I hate to break it to you, but we’ve barely scratched the surface on this one. For one, if your business is as a broker or dealer of crypto, then capital gain and loss rules don’t apply. Also, paying an independent contractor with crypto is subject to the same 1099 filing requirements as paying with cash. There are many, many more examples of unique, interesting crypto taxation rules, so check out this article to learn more.

At the end of the day, here at inDinero, we know taxes and we’re here to help with your tax questions and conundrums. Get in touch with our tax experts today to help you take the cryptic out of crypto taxation.


inDinero tax checklist


Quick Note: This article is provided for informational purposes only, and is not legal, financial, accounting, or tax advice. You should consult appropriate professionals for advice on your specific situation. inDinero assumes no liability for actions taken in reliance upon the information contained herein.

by Celene Robert

Content producer by day, movie guru by night, Celene Robert is a PNW native and proud owner of eight pairs of Birkenstocks. She's passionate about giving inDinero customers a voice and enabling the dreams of innovative entrepreneurs.


  • Evan

    February 19, 2021 at 2:12 am

    Thanks for the article. Can you explain more how trading between crypto to crypto is taxed as a business? Scorp specifically?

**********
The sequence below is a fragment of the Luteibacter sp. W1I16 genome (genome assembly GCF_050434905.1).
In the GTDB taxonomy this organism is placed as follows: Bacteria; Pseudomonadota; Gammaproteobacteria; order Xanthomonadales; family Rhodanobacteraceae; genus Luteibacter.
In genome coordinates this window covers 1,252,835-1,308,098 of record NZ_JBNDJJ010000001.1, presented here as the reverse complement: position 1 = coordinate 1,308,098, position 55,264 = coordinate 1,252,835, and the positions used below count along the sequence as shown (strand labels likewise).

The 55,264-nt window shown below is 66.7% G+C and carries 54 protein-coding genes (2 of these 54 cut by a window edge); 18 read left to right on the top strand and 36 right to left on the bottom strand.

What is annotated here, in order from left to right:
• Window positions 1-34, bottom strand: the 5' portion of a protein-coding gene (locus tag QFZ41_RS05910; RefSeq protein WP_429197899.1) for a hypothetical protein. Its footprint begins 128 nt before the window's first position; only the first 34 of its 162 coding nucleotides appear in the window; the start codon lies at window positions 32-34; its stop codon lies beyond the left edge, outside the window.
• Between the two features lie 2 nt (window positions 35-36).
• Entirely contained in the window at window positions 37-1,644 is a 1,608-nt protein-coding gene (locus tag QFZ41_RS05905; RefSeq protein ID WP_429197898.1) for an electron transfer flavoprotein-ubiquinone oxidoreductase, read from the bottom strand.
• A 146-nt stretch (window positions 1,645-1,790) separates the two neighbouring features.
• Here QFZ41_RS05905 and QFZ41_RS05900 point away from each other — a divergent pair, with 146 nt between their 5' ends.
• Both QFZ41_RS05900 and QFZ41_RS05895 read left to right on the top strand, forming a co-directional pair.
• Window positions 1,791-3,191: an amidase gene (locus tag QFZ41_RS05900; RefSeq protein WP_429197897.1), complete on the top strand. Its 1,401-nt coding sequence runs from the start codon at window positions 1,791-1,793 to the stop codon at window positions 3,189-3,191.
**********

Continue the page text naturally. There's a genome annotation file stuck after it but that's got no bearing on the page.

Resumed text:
• Celene Robert

      February 23, 2021 at 7:20 pm

      This is how this usually works: Let’s say your business bought $100 of Ethereum and have held it for a while. If you were to sell it for $150 in cash, your business would have a taxable capital gain of $50. By the same token, if you sold it for $150 worth of Bitcoin, you’ll also have a taxable capital gain of $50. If you sold it for $80 of Bitcoin (or cash) you’d have a $20 capital loss.

      Now, please recall your S-corp taxation is passed through to your personal tax return on Form 1040. This means that the income, expense, gains, losses and other tax items are reported and taxed on your personal income tax return. This could get complicated if you have other such activities outside of your S-corp so please be sure to have a tax pro guide you through the details as there are possible complications and exceptions to this.